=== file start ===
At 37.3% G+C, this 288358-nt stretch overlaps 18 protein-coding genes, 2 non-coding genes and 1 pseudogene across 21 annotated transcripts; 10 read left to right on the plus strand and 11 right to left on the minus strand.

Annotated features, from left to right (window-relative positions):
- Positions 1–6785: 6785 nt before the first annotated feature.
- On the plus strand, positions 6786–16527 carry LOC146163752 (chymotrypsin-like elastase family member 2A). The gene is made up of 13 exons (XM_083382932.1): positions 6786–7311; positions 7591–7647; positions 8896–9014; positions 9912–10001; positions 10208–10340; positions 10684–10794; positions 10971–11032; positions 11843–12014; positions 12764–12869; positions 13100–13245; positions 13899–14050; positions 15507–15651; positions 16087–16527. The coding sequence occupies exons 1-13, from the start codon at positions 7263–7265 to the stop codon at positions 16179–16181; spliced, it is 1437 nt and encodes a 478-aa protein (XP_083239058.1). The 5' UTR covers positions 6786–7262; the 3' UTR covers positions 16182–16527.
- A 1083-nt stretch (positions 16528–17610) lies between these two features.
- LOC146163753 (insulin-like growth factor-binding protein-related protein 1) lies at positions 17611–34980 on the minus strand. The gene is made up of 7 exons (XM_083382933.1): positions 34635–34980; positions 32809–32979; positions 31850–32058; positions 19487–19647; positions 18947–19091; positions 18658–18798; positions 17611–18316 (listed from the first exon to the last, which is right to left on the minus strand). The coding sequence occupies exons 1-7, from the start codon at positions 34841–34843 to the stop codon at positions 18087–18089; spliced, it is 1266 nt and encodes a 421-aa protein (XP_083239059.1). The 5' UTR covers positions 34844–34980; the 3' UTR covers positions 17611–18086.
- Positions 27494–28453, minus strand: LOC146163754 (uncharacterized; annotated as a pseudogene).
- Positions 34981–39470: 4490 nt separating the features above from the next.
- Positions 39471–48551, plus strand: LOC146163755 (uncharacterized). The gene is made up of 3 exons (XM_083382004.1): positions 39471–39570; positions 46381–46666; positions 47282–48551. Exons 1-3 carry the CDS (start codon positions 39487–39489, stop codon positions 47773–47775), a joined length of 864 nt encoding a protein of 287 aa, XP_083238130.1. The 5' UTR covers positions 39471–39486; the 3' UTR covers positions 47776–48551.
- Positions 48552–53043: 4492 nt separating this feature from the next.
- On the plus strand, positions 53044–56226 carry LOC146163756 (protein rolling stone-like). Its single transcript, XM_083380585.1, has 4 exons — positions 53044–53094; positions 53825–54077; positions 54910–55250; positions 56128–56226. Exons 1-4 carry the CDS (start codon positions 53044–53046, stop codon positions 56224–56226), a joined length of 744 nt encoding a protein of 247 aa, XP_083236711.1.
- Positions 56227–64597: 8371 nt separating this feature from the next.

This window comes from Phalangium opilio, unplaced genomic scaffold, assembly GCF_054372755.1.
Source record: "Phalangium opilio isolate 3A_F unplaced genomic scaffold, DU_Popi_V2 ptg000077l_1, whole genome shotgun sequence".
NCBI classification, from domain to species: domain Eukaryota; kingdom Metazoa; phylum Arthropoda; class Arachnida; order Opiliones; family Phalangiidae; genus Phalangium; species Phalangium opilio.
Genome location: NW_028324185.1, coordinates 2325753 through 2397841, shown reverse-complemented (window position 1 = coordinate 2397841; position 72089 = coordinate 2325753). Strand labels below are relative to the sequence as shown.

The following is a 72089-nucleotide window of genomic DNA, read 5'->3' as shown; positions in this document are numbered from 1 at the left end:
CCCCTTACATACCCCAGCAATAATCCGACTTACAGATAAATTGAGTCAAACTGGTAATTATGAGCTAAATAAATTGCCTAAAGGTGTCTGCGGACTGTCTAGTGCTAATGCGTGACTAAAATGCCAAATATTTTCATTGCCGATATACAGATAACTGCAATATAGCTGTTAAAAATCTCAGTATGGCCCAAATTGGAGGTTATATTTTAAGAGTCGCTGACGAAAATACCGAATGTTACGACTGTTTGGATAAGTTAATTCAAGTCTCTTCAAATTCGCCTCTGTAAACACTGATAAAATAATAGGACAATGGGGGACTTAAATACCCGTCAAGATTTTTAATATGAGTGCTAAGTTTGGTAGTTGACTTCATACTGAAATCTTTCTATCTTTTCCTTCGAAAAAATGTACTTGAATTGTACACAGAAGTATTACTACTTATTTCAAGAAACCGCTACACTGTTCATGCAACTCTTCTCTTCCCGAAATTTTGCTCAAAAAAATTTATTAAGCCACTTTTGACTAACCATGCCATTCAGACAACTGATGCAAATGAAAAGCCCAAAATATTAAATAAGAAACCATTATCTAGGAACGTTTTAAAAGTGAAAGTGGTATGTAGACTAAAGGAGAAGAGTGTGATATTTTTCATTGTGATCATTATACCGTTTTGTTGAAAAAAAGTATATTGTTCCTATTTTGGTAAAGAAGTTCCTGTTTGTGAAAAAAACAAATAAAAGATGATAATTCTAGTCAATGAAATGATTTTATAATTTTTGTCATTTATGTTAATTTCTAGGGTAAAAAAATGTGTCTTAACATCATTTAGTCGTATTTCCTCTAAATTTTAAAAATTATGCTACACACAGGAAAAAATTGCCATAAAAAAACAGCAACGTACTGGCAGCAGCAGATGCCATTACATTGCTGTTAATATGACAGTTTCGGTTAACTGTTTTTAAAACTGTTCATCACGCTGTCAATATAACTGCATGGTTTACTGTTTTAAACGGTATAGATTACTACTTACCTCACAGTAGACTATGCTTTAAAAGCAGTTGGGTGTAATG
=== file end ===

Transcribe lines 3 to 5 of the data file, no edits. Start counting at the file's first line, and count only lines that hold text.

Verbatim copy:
- Positions 1–6785: 6785 nt before the first annotated feature.
- On the plus strand, positions 6786–16527 carry LOC146163752 (chymotrypsin-like elastase family member 2A). The gene is made up of 13 exons (XM_083382932.1): positions 6786–7311; positions 7591–7647; positions 8896–9014; positions 9912–10001; positions 10208–10340; positions 10684–10794; positions 10971–11032; positions 11843–12014; positions 12764–12869; positions 13100–13245; positions 13899–14050; positions 15507–15651; positions 16087–16527. The coding sequence occupies exons 1-13, from the start codon at positions 7263–7265 to the stop codon at positions 16179–16181; spliced, it is 1437 nt and encodes a 478-aa protein (XP_083239058.1). The 5' UTR covers positions 6786–7262; the 3' UTR covers positions 16182–16527.
- A 1083-nt stretch (positions 16528–17610) lies between these two features.